The way she orders makes me wonder if she’s acting slightly autistic, or just being fussy. Weaver, who has spent a lot of time with autistic adults, explains that they have no mental filter, no membrane shielding them from outside stimulus. “Without underestimating the pain of autism,” she says, “they have extraordinary access into a world that we no longer open the door to—this world of play, of being in the moment and just seeing the way light glimmers off a photograph.” When I suggest it sounds like being on a permanent acid trip, she says, “I haven’t done acid. I tried some grass once and hallucinated the Virgin Mary. I get drunk on a glass of wine. I’m very, very sensitive.” Many with autism are so sensitive that they avoid eye contact and feel the need to calibrate any input with a lot of precise rituals. “Our world throws so much at them, they want to retreat to a world where they can be in charge,” says Weaver. “And I can relate to that. I find change very difficult. Every time I start a film... here I am in Wawal It’s very unreal to be in this place doing this.”

The crew was instructed “to act as if there is someone with autism on the set—you have to be quiet, you have to give her space.” Weaver laughs. “That is an actor’s dream. I do feel like the film is a little nest. In my chalet, I can bounce around and be autistic as much as I want. I’m not as comfortable taking it out on the street. Once you get in that frame, people coming up to you is very jarring. I find people coming up to me jarring anyway.” As for all the children who want her autograph, Weaver has asked for their names to be put on a list. “I’m happy to do it at the end. It sounds very Spoiled Movie Star. You want to say, ‘Thank you, yes Tm glad I was in Ghostbusters. Who you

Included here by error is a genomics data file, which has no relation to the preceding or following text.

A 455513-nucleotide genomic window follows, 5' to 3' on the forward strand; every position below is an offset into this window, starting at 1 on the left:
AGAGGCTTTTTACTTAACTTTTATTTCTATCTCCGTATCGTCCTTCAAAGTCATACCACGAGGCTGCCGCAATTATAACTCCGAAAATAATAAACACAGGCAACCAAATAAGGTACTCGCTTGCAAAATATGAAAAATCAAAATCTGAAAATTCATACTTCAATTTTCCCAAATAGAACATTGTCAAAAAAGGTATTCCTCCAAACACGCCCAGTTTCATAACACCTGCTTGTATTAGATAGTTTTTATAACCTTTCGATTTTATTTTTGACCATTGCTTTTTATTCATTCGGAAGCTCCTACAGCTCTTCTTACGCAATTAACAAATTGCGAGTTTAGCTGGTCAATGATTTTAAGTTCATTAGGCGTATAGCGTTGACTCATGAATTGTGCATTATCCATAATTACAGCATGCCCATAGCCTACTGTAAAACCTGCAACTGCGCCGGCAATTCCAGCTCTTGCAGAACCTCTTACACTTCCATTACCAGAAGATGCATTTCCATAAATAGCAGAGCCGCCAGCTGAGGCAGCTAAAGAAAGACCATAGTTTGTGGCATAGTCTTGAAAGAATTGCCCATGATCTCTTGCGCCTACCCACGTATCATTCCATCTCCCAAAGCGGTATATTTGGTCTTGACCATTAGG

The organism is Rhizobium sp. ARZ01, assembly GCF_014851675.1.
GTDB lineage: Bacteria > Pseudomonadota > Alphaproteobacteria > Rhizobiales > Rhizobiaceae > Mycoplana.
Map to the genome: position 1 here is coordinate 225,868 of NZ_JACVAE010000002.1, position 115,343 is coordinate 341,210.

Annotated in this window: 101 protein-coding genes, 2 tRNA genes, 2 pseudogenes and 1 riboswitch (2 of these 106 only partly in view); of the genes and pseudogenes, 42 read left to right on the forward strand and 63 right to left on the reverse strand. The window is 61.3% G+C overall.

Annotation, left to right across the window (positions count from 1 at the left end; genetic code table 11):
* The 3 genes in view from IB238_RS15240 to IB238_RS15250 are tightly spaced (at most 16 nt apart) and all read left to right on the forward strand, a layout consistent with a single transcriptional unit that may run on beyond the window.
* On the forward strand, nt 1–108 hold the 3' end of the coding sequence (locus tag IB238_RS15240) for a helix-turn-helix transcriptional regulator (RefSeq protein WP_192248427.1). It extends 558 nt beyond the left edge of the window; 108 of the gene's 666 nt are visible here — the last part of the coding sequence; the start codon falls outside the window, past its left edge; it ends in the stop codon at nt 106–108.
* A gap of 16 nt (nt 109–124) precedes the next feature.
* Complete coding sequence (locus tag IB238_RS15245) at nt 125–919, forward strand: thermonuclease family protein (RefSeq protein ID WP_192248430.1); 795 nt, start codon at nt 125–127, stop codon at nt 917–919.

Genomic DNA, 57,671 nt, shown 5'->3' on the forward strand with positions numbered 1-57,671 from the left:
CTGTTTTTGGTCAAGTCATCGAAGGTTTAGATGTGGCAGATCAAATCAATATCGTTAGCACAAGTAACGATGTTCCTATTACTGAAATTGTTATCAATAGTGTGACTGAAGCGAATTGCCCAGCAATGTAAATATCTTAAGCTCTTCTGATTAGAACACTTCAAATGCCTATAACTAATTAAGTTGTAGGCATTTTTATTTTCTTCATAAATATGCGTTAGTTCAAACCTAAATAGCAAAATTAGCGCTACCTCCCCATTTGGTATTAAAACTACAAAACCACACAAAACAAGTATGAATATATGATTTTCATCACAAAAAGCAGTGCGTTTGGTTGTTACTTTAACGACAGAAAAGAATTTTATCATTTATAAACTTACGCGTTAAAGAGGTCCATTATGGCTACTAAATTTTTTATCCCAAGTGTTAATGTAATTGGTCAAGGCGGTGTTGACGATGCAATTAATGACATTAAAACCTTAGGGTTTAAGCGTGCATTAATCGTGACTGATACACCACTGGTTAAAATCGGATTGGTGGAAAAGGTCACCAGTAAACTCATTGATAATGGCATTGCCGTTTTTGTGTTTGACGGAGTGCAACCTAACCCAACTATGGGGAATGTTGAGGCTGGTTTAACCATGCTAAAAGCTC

gonna call, love Sigourney.’ But it’s hard for me to play the character and shift into that.” Weaver stresses that she’s just playing a character, and not trying to represent autism. Yet whether he likes it or not, she may become autism’s new poster child, inheriting the role

‘YOU HAVE to keep

reminding yourself,’ says Rickman, ‘that the people coming out of their houses are not extras’

from the star ofRainMan. “Dustin Hoffman has been representing autism for a long, long time,” she acknowledges, “and I’m sure he never meant to do that.” Meanwhile, she’s enjoying the “great gift” of learning to live in the moment. “I’ve always been so impatient,” says Weaver, as she methodically folds a paper napkin holder. “Now I see it would be much more satisfying if, instead of thinking what I’m going to do in an hour, I just think about folding this... perfectly.” So how will she spend her day off? “I haven’t made any plans. As my character says, T don’t know what I’ll feel like in half an hour. I only know how I feel now.’ ” l?ll